Especially when valuing property, it is useful to be able to calculate the IRR based on the cash flows up to that year and include a cash flow as if the property was sold that year. This way you can see at which stage the IRR is positive and how much you are relying on a profitable sale to generate your IRR.
In the example below we have the cash flows in row 37, and we have calculated what the sale value would be in each year in row 40.
In row 42 we want the IRR for each year as if we sold the property in that year. So in year 3 (IRR shown in G42) we want to know the IRR of spending 100 000 in year 0, earning 3 550 in year 1, 7 970 in year 2, 12 910 in year 3 AND selling it for 161 376 in year 3 (so ignore the other potential sale values).
To do this we need to create one additional row in row 41. All this row does is add up that years cash flow plus the potential sale value in that year. This is because IRR works consecutively, so if we tell it to look at year 3 cash flow and then year 3 sale value, it will treat the year 3 sale value as year 4 which is incorrect.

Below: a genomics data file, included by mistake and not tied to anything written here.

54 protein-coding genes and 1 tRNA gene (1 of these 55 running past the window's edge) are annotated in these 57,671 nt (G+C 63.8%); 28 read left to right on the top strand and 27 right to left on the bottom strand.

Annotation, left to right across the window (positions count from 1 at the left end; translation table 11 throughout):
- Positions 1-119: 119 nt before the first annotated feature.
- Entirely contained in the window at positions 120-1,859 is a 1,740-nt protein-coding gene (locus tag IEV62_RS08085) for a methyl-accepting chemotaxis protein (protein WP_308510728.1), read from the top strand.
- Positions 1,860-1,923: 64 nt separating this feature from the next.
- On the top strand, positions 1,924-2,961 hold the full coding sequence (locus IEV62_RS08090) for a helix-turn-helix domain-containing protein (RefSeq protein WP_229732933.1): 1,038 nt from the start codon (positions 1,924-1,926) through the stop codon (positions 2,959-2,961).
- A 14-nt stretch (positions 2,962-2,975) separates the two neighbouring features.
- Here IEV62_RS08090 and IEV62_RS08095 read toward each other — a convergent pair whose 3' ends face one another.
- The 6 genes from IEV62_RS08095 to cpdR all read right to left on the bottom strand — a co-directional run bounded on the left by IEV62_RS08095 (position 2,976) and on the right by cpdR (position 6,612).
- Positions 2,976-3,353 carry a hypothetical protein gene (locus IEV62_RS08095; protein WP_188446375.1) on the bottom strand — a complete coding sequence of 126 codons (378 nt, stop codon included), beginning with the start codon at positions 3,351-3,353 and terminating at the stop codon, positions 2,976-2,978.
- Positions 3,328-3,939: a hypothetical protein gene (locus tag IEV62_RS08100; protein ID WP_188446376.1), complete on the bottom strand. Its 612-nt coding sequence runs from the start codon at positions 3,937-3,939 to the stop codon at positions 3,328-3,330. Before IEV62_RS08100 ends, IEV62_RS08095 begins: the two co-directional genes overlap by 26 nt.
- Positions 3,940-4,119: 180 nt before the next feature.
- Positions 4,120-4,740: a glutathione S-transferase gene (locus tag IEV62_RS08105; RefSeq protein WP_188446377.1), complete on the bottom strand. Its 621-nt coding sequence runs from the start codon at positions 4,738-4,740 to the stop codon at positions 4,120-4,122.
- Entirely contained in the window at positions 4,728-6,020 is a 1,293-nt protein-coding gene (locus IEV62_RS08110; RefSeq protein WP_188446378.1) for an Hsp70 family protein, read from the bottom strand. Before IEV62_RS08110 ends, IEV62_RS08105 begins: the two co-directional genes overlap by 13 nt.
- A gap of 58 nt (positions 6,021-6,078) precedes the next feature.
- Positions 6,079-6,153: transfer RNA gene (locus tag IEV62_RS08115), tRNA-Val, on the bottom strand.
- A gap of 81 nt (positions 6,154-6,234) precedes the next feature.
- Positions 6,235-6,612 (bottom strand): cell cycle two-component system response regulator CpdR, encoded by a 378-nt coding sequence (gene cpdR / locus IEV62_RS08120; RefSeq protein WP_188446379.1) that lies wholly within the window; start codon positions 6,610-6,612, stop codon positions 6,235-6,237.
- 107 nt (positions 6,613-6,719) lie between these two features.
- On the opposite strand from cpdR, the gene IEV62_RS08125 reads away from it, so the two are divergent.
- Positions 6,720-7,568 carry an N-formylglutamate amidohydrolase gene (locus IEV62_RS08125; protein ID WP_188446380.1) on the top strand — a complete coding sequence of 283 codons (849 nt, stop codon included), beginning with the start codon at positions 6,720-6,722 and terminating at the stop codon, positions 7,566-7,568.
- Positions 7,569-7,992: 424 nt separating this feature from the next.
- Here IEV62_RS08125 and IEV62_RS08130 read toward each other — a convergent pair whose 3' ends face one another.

How to use IRR with non-adjacent cells in Excel
Once this is set up the IRR formula needs to be told to look at non contiguous (fancy word for not adjacent) cells.
By default you have to highlight one range when giving IRR the cash flows. However, if you wrap it in its own brackets you can specify more than one. So if you look at the IRR function below,
=IRR( ( $D$37:F37,G41 ) )
note that (in an additional set of brackets), we have told Excel to look at cells D37 to F37 and cell G41 as if they were one range.
With clever use of the dollar signs we have set it up to calculate the IRR each year as if that is the year of sale.